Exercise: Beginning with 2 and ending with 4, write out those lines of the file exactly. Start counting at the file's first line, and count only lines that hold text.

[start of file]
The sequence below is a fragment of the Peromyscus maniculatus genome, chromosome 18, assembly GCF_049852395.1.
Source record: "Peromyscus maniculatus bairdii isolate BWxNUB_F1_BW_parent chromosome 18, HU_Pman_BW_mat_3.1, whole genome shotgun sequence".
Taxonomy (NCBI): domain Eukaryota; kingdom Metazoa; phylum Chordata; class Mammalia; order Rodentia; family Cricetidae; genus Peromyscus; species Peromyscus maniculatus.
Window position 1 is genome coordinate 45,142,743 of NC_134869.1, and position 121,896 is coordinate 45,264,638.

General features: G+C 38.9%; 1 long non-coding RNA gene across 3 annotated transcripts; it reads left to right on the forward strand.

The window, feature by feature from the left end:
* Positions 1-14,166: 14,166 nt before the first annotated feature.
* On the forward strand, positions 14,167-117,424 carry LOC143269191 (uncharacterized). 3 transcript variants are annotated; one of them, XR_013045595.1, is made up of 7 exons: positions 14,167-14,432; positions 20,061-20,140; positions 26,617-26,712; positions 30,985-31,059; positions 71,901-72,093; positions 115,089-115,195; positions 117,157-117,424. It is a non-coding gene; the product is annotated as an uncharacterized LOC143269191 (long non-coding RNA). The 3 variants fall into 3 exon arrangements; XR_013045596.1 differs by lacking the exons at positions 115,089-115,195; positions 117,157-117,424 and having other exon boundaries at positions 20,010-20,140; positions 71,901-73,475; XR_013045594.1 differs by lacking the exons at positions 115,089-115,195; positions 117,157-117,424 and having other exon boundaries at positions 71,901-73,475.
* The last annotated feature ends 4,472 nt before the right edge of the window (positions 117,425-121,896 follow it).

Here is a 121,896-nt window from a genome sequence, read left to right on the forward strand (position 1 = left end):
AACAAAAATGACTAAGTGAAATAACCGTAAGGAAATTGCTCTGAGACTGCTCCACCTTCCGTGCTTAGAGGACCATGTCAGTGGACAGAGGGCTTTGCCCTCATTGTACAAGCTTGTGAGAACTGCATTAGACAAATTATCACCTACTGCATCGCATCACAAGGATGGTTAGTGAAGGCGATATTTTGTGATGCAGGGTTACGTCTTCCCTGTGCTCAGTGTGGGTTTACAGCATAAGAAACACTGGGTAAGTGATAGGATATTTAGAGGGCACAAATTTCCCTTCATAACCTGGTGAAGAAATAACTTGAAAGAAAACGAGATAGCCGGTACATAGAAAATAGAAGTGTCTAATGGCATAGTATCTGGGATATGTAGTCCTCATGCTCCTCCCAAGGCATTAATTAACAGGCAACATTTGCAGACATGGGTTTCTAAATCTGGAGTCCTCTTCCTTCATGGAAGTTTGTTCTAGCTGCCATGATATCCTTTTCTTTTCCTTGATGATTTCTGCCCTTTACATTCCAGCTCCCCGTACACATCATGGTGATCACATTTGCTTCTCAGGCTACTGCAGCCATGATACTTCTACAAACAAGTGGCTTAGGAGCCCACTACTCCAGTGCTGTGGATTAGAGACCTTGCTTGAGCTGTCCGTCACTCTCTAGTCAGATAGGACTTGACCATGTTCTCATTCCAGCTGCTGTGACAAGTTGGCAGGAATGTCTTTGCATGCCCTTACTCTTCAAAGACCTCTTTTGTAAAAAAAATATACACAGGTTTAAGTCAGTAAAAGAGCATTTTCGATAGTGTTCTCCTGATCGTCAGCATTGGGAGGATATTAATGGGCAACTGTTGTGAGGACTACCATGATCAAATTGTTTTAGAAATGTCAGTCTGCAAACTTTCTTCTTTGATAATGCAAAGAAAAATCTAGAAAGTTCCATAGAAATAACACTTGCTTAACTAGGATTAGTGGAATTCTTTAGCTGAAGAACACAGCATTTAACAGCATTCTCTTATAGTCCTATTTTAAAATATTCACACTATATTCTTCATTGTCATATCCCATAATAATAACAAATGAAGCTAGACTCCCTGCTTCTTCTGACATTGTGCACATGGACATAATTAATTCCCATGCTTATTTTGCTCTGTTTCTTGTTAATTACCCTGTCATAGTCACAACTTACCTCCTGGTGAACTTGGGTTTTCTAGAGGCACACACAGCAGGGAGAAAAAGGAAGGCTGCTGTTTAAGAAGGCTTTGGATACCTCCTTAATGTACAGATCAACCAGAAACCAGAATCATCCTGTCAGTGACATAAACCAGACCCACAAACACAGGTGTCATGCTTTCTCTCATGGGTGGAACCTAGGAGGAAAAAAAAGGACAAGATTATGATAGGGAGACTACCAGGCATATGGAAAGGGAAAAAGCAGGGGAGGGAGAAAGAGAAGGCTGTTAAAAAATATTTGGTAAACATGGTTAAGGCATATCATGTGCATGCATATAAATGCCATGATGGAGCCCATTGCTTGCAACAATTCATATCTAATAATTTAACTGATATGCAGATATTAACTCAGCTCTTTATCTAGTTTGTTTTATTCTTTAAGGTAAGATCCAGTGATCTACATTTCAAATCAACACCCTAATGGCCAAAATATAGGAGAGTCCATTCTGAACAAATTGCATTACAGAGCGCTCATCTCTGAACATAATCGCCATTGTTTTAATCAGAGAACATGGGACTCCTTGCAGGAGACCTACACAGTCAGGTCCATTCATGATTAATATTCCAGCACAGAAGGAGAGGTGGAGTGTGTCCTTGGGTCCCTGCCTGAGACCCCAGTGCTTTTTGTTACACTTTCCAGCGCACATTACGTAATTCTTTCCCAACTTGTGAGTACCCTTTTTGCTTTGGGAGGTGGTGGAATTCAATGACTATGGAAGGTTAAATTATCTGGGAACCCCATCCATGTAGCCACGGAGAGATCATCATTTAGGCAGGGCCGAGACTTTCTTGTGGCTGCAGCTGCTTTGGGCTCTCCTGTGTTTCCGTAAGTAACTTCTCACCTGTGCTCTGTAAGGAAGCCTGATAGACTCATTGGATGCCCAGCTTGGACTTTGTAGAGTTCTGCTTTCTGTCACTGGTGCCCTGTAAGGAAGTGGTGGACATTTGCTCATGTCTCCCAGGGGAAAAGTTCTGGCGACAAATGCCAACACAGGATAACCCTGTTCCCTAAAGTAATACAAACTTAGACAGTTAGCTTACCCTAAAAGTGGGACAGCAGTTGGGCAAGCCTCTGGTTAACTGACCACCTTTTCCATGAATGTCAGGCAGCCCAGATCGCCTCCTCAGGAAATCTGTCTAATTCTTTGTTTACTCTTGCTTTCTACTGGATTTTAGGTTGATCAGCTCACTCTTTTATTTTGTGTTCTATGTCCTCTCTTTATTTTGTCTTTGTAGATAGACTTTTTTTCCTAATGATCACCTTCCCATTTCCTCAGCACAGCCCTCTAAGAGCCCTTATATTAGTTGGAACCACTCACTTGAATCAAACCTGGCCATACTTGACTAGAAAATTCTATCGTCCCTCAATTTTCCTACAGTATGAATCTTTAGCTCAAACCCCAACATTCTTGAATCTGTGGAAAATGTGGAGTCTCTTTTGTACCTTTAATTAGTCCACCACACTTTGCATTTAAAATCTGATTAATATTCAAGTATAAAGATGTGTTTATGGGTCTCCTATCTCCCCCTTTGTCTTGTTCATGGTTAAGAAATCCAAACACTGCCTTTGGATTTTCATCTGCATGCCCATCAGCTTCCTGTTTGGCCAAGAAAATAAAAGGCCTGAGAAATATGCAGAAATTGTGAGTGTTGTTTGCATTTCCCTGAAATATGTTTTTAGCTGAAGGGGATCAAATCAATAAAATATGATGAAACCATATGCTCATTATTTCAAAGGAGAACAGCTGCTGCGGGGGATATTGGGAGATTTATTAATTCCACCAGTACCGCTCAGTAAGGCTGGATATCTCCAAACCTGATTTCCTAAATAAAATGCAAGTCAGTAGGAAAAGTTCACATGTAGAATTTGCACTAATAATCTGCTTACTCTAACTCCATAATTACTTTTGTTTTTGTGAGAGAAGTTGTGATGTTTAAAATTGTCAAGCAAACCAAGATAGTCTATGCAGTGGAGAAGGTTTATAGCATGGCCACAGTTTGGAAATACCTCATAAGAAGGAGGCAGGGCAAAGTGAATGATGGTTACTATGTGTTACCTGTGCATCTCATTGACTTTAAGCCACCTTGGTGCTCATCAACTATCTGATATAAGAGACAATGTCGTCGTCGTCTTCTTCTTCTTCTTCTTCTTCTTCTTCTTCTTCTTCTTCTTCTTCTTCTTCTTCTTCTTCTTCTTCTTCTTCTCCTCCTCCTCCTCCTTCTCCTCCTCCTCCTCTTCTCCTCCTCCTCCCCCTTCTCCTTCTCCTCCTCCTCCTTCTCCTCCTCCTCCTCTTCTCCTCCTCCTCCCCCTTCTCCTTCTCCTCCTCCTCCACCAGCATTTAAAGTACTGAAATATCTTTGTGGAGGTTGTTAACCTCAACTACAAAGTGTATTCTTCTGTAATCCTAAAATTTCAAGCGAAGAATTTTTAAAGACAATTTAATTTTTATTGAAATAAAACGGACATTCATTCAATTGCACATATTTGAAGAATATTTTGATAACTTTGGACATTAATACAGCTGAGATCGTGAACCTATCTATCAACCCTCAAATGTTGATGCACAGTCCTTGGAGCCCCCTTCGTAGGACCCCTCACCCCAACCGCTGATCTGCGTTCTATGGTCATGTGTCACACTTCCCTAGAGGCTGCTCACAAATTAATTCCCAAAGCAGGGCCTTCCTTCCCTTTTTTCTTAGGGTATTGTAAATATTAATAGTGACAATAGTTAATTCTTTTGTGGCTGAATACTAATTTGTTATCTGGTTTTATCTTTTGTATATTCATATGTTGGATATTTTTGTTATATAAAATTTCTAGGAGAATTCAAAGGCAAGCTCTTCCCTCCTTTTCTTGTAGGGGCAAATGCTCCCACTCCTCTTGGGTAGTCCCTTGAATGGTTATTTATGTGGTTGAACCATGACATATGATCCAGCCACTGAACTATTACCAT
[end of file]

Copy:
Source record: "Peromyscus maniculatus bairdii isolate BWxNUB_F1_BW_parent chromosome 18, HU_Pman_BW_mat_3.1, whole genome shotgun sequence".
Taxonomy (NCBI): domain Eukaryota; kingdom Metazoa; phylum Chordata; class Mammalia; order Rodentia; family Cricetidae; genus Peromyscus; species Peromyscus maniculatus.
Window position 1 is genome coordinate 45,142,743 of NC_134869.1, and position 121,896 is coordinate 45,264,638.